NA.PR.E Settles Soft on Modest Volume

National Bank of Canada has announced:

that it has closed its domestic public offering of non-cumulative 5-year rate reset first preferred shares series 40 (non-viability contingent capital (NVCC)) (the “Series 40 Preferred Shares”). National Bank issued 12 million Series 40 Preferred Shares at a price of $25.00 per share to raise gross proceeds of $300 million.

The offering was underwritten by a syndicate led by National Bank Financial Inc.

The Series 40 Preferred Shares will commence trading on the Toronto Stock Exchange today under the ticker symbol NA.PR.E.

The Series 40 Preferred Shares were issued under a prospectus supplement dated January 15, 2018 to National Bank’s short form base shelf prospectus dated November 21, 2016.

NA.PR.E is a FixedReset, 4.60%+258, NVCC-Compliant, announced January 12. It will be tracked by HIMIPref™ and has been assigned to the FixedReset subindex.

The issue traded 357,595 shares today in a range of 24.77-89 before closing at 24.78-80. Vital statistics are:

Maturity Type : Limit Maturity
Maturity Date : 2048-01-22
Maturity Price : 23.07
Evaluated at bid price : 24.78
Bid-YTW : 4.56 %

This issue looks quite expensive to me, according to Implied Volatility Analysis:

Click for Big

We see in this chart many of the same features we saw when reviewing the recent BPO new issue and BEP.PR.M and CM.PR.S:

  • The curve is very steep, with Implied Volatility equal to 40% (a ridiculously large figure), and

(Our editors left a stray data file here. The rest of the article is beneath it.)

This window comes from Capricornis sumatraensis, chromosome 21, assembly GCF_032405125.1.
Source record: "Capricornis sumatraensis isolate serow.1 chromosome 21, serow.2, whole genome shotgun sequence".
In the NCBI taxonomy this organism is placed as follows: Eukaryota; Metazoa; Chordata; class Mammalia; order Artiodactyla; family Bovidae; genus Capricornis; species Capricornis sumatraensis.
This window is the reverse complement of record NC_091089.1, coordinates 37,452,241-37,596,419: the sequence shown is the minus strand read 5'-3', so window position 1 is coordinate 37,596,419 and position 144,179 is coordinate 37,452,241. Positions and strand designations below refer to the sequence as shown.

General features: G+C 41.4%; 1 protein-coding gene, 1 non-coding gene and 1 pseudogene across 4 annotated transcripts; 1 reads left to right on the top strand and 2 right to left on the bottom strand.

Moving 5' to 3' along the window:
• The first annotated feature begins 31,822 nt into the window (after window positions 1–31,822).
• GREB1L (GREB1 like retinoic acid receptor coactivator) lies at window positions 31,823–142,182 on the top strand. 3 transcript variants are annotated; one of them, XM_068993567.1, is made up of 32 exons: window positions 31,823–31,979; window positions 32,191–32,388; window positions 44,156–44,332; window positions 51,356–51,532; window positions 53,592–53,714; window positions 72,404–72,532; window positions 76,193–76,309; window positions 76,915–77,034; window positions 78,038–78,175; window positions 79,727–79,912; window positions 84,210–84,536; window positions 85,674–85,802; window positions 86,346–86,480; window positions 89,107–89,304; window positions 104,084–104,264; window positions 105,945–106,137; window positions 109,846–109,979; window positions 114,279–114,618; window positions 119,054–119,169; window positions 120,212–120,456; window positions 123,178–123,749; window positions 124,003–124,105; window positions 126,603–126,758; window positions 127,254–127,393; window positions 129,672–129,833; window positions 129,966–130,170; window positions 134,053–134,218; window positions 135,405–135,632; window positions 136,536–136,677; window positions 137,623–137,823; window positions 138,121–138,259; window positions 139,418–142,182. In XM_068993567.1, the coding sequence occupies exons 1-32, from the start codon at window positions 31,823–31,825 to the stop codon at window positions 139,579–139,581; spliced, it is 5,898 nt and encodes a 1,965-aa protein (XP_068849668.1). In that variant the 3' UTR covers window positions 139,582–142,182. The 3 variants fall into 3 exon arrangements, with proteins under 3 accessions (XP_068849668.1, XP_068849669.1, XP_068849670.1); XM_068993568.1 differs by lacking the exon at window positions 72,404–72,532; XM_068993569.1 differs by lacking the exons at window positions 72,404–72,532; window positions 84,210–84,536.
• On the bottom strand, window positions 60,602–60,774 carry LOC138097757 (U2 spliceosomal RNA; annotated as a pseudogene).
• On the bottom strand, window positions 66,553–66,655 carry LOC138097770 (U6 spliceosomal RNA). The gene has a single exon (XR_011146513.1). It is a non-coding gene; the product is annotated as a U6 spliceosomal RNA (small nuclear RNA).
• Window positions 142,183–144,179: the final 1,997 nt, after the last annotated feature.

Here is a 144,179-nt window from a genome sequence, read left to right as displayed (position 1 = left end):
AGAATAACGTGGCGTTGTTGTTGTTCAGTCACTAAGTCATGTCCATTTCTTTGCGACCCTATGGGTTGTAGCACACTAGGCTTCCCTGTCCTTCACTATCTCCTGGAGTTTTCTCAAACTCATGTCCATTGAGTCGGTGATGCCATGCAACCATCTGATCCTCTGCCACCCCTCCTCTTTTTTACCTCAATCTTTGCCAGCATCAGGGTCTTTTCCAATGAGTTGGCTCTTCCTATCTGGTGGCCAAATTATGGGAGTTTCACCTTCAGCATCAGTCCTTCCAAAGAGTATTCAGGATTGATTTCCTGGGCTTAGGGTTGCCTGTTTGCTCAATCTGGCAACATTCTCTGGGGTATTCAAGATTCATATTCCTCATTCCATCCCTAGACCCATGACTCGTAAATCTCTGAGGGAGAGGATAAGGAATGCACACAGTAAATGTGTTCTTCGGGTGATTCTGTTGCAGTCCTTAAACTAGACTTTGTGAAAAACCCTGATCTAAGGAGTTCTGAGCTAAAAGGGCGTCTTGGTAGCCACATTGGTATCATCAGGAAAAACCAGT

• The extant issues are trading relatively near to, or well above par

The ludicrously high figure of Implied Volatility is something I take to mean that the underlying assumption of the Black-Scholes model, that of no directionality of prices, is not accepted by the market; the market seems to be taking the view that since things seem rosy now, they will always be rosy and everything will trade near par in the future.

I balk at ascribing a 100% probability to this outcome. There may still be a few old geezers amongst the Assiduous Readers of this blog who can still (faintly) remember the Great Bear Market of 2014-16, in which quite a few similar assumptions made earlier turned out to be slightly inaccurate.

For the long term, I suggest that any change in the slope of the curve will be a flattening, with a very high degree of confidence. This will imply that the higher-spread issues will outperform the lower-spread issues.

All told, though, I have no hesitation in slapping an ‘Expensive’ label on this issue – according to the Implied Volatility analysis shown above, the theoretical price of the new issue is 23.77, down sharply from the announcement day estimate of 24.01.

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